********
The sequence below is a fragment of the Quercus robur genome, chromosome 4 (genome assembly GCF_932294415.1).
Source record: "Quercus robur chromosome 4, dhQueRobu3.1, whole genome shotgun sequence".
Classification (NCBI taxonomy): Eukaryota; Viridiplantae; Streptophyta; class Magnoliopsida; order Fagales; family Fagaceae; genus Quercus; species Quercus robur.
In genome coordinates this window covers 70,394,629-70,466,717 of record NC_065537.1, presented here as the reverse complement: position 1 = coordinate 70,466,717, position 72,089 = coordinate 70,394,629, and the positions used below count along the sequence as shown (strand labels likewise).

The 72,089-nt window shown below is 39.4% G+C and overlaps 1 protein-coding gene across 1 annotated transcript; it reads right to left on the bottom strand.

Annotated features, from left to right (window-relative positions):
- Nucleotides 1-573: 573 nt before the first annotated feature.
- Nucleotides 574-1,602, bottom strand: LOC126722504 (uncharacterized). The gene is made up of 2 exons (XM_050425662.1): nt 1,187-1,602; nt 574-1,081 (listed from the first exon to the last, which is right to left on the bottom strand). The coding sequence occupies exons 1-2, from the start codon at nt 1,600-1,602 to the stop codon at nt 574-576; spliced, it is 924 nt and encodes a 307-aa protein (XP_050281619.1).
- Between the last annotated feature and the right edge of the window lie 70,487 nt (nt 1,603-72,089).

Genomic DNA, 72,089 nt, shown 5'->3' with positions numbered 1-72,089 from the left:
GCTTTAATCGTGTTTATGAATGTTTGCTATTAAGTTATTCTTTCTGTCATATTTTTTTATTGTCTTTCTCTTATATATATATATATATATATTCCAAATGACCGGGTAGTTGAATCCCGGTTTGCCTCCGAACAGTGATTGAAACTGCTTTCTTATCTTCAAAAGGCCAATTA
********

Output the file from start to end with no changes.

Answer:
The sequence below is a fragment of the Quercus robur genome, chromosome 4 (genome assembly GCF_932294415.1).
Source record: "Quercus robur chromosome 4, dhQueRobu3.1, whole genome shotgun sequence".
Classification (NCBI taxonomy): Eukaryota; Viridiplantae; Streptophyta; class Magnoliopsida; order Fagales; family Fagaceae; genus Quercus; species Quercus robur.
In genome coordinates this window covers 70,394,629-70,466,717 of record NC_065537.1, presented here as the reverse complement: position 1 = coordinate 70,466,717, position 72,089 = coordinate 70,394,629, and the positions used below count along the sequence as shown (strand labels likewise).

The 72,089-nt window shown below is 39.4% G+C and overlaps 1 protein-coding gene across 1 annotated transcript; it reads right to left on the bottom strand.

Annotated features, from left to right (window-relative positions):
- Nucleotides 1-573: 573 nt before the first annotated feature.
- Nucleotides 574-1,602, bottom strand: LOC126722504 (uncharacterized). The gene is made up of 2 exons (XM_050425662.1): nt 1,187-1,602; nt 574-1,081 (listed from the first exon to the last, which is right to left on the bottom strand). The coding sequence occupies exons 1-2, from the start codon at nt 1,600-1,602 to the stop codon at nt 574-576; spliced, it is 924 nt and encodes a 307-aa protein (XP_050281619.1).
- Between the last annotated feature and the right edge of the window lie 70,487 nt (nt 1,603-72,089).

Genomic DNA, 72,089 nt, shown 5'->3' with positions numbered 1-72,089 from the left:
GCTTTAATCGTGTTTATGAATGTTTGCTATTAAGTTATTCTTTCTGTCATATTTTTTTATTGTCTTTCTCTTATATATATATATATATATATTCCAAATGACCGGGTAGTTGAATCCCGGTTTGCCTCCGAACAGTGATTGAAACTGCTTTCTTATCTTCAAAAGGCCAATTA